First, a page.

Vinland Saga has become an exercise in guarded patience, centered around the question of how long Thorfinn going to pursue revenge, and when he’s going to wake up and live his own damn life. Maybe that’s what he thinks he’s doing, and his father, both in life and in his dreams, is just wrong that there’s a better path than the one he’s on.
Maybe Thorfinn is simply caught in the inertia of the events surrounding him, and would simply rather put effort in what he sees as a sure thing—one day cutting Askeladd’s throat—than the uncertainty of returning to a life of peace with his mother and sister. After all, Thors tried to live that life, and failed when his past caught up to him.
Whether consciously or not, Thorfinn is drawing nearer to ending up just like his old man: strong and distinguished, but in too deep to ever get out. But he’s still young, and as many lives as he’s taken, it probably doesn’t come close to the number his father took. There is still plenty of time to turn his life around into something worthwhile.
His dreams start as an idyllic life that never was with his family in the endless, rolling, fertile hills that look a lot like England (or possibly Vinland). They end with the skies darkening, his village attacked, and his father run through with arrows. Will Thorfinn ever take that dream to mean stop wasting your life chasing revenge and return to his family?
Maybe, maybe not. As Vinland Saga reaches its midpoint, I’ve found Thorfinn’s quest for revenge misguided and increasingly not that interesting. I’d like to know whether it’s going to reach a point where he either finally manages to kill Askeladd and moves on to something else, or walks away from that quest entirely.
But the cloud of uncertainty persists without any regard for my wishes, and in the meantime, the Danish war with England seems to be winding down. Askeladd’s men have been mopping up lesser villages as the main army has headed north to rest. Canute has failed to do anything with his 4,000 men in London, preferring to pray to Jesus in his tent.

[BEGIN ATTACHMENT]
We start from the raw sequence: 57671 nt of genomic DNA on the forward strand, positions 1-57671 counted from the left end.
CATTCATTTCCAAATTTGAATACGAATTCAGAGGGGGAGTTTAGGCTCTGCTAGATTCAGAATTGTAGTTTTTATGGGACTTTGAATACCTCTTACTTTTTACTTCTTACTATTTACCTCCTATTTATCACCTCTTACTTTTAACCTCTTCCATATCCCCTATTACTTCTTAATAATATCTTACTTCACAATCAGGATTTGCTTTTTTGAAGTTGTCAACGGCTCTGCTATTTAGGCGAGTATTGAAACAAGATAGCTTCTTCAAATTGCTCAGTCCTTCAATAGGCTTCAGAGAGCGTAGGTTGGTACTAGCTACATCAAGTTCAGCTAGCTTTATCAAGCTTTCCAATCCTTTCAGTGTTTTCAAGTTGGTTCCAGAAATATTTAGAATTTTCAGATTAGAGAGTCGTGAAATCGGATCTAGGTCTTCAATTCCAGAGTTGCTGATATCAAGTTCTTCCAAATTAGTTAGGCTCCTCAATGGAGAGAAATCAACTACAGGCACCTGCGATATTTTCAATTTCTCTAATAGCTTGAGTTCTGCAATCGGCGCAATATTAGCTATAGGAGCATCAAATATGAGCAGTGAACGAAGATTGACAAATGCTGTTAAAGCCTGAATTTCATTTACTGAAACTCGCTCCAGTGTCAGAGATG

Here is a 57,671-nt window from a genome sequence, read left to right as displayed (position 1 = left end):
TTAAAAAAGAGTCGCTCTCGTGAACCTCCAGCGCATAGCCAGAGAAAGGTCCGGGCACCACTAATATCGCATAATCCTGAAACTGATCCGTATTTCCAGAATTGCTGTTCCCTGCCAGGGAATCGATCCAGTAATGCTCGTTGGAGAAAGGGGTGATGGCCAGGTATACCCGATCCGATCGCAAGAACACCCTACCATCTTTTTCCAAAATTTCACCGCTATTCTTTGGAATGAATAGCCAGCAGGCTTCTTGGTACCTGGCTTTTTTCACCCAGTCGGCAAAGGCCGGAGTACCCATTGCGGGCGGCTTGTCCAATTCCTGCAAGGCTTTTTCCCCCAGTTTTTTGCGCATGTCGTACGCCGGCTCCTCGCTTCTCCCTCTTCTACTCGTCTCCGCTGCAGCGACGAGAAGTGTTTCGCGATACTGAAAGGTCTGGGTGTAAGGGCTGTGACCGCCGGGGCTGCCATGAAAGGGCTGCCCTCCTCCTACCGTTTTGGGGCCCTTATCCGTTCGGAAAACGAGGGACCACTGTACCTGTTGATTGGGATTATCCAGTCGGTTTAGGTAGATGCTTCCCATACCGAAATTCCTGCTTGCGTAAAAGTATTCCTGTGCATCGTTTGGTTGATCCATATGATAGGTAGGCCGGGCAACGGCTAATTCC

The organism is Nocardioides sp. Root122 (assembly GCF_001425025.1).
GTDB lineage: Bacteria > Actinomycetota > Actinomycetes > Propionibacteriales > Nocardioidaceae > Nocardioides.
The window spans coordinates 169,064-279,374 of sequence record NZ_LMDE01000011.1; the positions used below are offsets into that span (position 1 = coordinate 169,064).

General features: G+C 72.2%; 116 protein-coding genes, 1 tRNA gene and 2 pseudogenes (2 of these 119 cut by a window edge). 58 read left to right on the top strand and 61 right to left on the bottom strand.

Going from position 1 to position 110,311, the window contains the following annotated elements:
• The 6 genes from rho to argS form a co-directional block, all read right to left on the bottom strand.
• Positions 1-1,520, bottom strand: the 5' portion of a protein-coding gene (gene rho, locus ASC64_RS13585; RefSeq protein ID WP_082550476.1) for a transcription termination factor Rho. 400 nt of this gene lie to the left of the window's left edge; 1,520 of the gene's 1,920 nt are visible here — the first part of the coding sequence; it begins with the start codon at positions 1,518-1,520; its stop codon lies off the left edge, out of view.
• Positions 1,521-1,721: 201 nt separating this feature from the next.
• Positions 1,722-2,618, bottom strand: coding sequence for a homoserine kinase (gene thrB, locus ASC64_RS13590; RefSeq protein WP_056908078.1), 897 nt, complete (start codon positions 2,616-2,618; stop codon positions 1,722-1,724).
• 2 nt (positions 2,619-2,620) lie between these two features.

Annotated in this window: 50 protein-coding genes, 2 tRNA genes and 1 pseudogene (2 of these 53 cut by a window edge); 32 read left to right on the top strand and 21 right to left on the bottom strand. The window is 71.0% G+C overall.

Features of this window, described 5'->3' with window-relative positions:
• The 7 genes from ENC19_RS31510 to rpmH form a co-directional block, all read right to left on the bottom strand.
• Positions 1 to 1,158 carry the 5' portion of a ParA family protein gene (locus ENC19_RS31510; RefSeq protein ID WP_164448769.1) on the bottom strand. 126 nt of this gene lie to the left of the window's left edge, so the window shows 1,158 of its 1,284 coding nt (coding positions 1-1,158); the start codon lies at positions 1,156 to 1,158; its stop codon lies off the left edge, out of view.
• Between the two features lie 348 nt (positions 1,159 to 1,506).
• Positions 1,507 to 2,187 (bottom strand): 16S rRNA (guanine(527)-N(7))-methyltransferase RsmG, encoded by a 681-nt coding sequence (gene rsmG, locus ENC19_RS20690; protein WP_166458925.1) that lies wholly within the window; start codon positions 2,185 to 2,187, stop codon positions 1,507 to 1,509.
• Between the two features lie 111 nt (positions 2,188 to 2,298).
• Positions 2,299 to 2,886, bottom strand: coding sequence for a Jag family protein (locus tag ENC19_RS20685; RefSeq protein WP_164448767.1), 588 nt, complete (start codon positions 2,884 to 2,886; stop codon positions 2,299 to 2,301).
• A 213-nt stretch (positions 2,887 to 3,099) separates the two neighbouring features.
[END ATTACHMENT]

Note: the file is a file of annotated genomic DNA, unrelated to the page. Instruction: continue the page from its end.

Askeladd’s men are so restless, the smallest insults between them become pointless fights to the death. Having awakened from his beautiful, terrible dream before dawn, Thorfinn stays above the encampment, among Roman ruins, where Askeladd finds him.
It’s there where Askeladd attempts small talk but is rebuked by Thorfinn, asserting “they’re not friends” and that he hasn’t given up his goal of slitting his throat. Askeladd likes Thorfinn’s look, but still isn’t scared. He knows time isn’t on his side, and that his would-be killer will continue to grow stronger as he grows older and weaker.
But by that same token, if the Christians are to be believed, Judgment Day and the end of everyone and everything on earth, could be upon them in as few as twenty years (an event Thorfinn likens to Ragnarok). Considering the Romans were a far more advanced society than the Saxons who defeated them (not to mention the Vikings on the cusp of defeating the Saxons), it certainly seems like humans have had their time in the sun, and now live in an age of twilight.
And yet, the sun still rises just as it always has, bathing the land in light and possibility. With the dawn comes a rider from London, who reports that Canutes forces were routed by the English led by Thorkell, who’d grown impatient waiting on the bridge and is marching his men north to meet the main Danish army.
The war is not over as long as Thorkell is with the English, while Askeladd sees the potential for great riches if he and his men rescue Prince Canute. Not wanting to share the glory or spoils of such a victory, he kills the messenger, and will make do with what he has. He fires his men up, and Thorfinn seems poised to continue following him.
If the end is coming for all, Askeladd will be satisfied with “going out with a bang.” But as we know, the world wouldn’t end in twenty years, meaning final blazes of glory are woefully premature, especially for someone like Thorfinn, who still has a mother and sister to protect, and a family and home of his own to build. With so many dawns he has yet to watch rise above the horizon, it would be a shame to descend into night now.